*MARIAH CAREY'S ETHNICITY ACCORDING TO GOOGLE SEARCH
The number of people worldwide who Google the question, “Is Mariah Carey mixed race?” each month.
The number of people worldwide who Google the question, “Is Mariah Carey white?” each month.
The number of people worldwide who Google the question, “Is Mariah Carey black?” each month.
*All figures for “Mariah Carey's Ethnicity According to Google Search”, supplied by Google. Stats include global totals for laptop and desktop computers and mobile devices.
5,400. THAT IS THE STAGGERING number of global Internet users that type the question, “Is Mariah Carey black?” into the browsers of their electronic devices every month. That adds up to 65,000 searches per year. Meanwhile, another 1,500 fans a month also also ask whether the music star and former American Idol judge is white or of mixed race. Altogether, over 100,000 people per year ask a range of such questions about the singer's ethnicity, race, nationality and background.
ETHNICITY AND GENEALOGY
Questions about the 43-year-old recording artist’s ethnicity and genealogy have trailed her throughout her career. When Carey first came to prominence as a singer her record company were accused of concealing her true ethnicity, preferring instead to sell her as a potentially more lucrative white crossover artist. For years the press described the singer purely as Caucasian. Writer Nelson George even referred to her as “a white girl who can sing”. Aesthetically, this assumption did not seem out of place, as Carey's skin is pale, and her hair is naturally straight.
MARIAH CAREY'S CHILDHOOD
In truth, Mariah Carey's family history and background are diverse. Her late father, Alfred Roy Carey, was an aeronautical engineer of Venezuelan heritage, while her mother Patricia Hickey is of Irish American ancestry.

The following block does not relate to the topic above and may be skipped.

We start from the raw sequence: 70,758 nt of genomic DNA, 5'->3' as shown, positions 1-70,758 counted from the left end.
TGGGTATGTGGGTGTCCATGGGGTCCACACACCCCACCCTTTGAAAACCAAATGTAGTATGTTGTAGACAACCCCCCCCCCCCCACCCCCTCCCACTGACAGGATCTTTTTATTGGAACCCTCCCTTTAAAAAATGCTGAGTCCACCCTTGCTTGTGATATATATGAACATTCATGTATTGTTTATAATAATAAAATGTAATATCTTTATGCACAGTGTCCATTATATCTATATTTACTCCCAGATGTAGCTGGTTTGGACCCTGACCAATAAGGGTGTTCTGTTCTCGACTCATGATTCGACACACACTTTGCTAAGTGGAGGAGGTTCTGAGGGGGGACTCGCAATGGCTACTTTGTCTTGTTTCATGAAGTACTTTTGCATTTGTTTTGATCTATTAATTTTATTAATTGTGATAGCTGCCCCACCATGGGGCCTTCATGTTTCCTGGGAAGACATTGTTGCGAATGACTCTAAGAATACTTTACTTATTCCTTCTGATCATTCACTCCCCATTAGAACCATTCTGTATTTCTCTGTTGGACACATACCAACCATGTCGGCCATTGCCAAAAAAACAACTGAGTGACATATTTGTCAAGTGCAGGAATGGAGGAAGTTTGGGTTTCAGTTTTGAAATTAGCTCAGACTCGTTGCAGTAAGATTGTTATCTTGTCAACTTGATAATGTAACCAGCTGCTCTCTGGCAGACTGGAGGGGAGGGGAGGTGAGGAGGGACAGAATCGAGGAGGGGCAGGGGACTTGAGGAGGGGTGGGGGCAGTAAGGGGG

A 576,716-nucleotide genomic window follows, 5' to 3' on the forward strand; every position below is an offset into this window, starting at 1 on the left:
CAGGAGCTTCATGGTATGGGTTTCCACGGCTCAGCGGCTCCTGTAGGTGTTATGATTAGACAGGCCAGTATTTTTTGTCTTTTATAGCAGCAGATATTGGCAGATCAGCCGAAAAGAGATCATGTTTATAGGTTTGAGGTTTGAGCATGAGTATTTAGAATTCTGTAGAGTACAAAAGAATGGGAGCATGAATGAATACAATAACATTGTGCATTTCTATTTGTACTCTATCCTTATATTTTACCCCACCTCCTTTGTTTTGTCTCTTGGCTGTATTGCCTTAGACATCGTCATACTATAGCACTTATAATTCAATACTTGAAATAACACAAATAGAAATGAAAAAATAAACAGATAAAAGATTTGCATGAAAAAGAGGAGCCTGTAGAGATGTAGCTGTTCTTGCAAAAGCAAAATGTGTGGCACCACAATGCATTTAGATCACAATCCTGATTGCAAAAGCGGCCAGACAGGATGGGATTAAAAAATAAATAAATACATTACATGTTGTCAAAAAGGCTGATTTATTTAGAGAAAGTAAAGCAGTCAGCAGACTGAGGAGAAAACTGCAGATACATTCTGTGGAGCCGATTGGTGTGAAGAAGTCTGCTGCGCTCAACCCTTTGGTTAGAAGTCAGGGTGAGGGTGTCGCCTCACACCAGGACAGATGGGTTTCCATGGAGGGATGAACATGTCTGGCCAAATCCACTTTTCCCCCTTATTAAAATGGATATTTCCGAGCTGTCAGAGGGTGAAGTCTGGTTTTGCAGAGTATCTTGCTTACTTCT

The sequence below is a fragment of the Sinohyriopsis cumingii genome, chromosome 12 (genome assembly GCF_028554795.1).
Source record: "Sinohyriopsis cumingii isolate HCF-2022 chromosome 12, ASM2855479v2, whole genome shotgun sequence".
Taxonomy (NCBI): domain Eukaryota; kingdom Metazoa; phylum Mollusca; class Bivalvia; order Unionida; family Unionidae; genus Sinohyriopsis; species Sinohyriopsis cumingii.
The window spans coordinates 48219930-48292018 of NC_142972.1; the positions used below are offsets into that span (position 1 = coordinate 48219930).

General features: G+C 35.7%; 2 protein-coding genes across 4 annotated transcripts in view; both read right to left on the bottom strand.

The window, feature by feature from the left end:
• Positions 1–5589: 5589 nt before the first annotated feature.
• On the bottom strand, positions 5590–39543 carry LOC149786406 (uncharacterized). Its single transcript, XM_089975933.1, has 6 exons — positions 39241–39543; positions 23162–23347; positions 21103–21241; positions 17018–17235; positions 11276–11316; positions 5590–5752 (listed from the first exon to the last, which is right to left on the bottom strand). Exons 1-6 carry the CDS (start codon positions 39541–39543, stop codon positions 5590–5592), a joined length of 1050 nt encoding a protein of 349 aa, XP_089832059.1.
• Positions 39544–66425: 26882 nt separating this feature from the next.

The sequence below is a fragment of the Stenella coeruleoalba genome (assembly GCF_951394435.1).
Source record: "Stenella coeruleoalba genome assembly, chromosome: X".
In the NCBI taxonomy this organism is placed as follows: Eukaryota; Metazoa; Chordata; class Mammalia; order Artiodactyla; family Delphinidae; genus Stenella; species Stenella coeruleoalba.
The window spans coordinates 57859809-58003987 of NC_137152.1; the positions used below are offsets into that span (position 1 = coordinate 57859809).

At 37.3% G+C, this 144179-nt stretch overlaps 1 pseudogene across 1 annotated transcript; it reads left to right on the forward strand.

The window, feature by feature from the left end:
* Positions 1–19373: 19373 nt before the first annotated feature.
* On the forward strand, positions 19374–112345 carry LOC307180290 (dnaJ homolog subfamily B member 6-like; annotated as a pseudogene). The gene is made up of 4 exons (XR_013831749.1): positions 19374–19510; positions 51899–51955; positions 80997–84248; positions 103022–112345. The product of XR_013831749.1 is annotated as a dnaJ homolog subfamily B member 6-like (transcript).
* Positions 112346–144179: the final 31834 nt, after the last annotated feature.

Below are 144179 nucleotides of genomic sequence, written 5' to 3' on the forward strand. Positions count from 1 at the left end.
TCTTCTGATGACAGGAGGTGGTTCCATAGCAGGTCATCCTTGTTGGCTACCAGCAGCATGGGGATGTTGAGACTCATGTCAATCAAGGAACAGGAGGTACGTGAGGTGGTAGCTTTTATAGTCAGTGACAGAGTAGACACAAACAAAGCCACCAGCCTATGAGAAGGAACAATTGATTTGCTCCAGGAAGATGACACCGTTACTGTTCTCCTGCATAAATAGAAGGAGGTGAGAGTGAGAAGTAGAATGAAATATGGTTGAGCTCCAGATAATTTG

The couple married in 1960, when racial tensions in America were at their height, and interracial relationships were frowned upon within many quarters. Unsurprisingly, race featured strongly during Mariah's early childhood growing up in Huntington, New York City. “It's been difficult for me, moving around so much, having to grow up by myself... my parents divorced,” she recalled in Mariah Carey Revisited. “And I always felt kind of different from everybody else in my neighborhoods. I was a different person ethnically. And sometimes, that can be a problem. If you look a certain way, everybody goes ‘White girl’, and I'd go, ‘No, that's not what I am.’”
FAMILY FUSION: Above; Actress and recording artist Mariah Carey's parents are of mixed ethnicity and nationality. Her mother Patricia, pictured above, is of Irish American ancestry, while her father Alfred is of Venezuelan heritage. His African genealogy is a qualifier for Carey's identification as 'black'. Below; A young Mariah Carey and mother Patricia.
MARIAH CAREY TALKS ETHNICITY ON 'LOPEZ TONIGHT'
What Is Mariah Carey's Ethnicity? Black, White, Mixed Race? 65,000 Google Her Race Heritage & Background
MUSIC STAR MARIAH CAREY MAY LOOK WHITE, but in America race is never that simple, thanks to old laws and conventions that make being black more than an aesthetic issue. By Ben Arogundade. [Oct.10.2014]
STATE OF RACE: What ethnicity and nationality is Mariah Carey? Is she black, white or mixed race? These are just some of the questions confused Internet users ask every month about the music star's genealogy and ethnic background.“My family is like a pot-pourri of color,” the former 'American Idol' judge told Vibe magazine.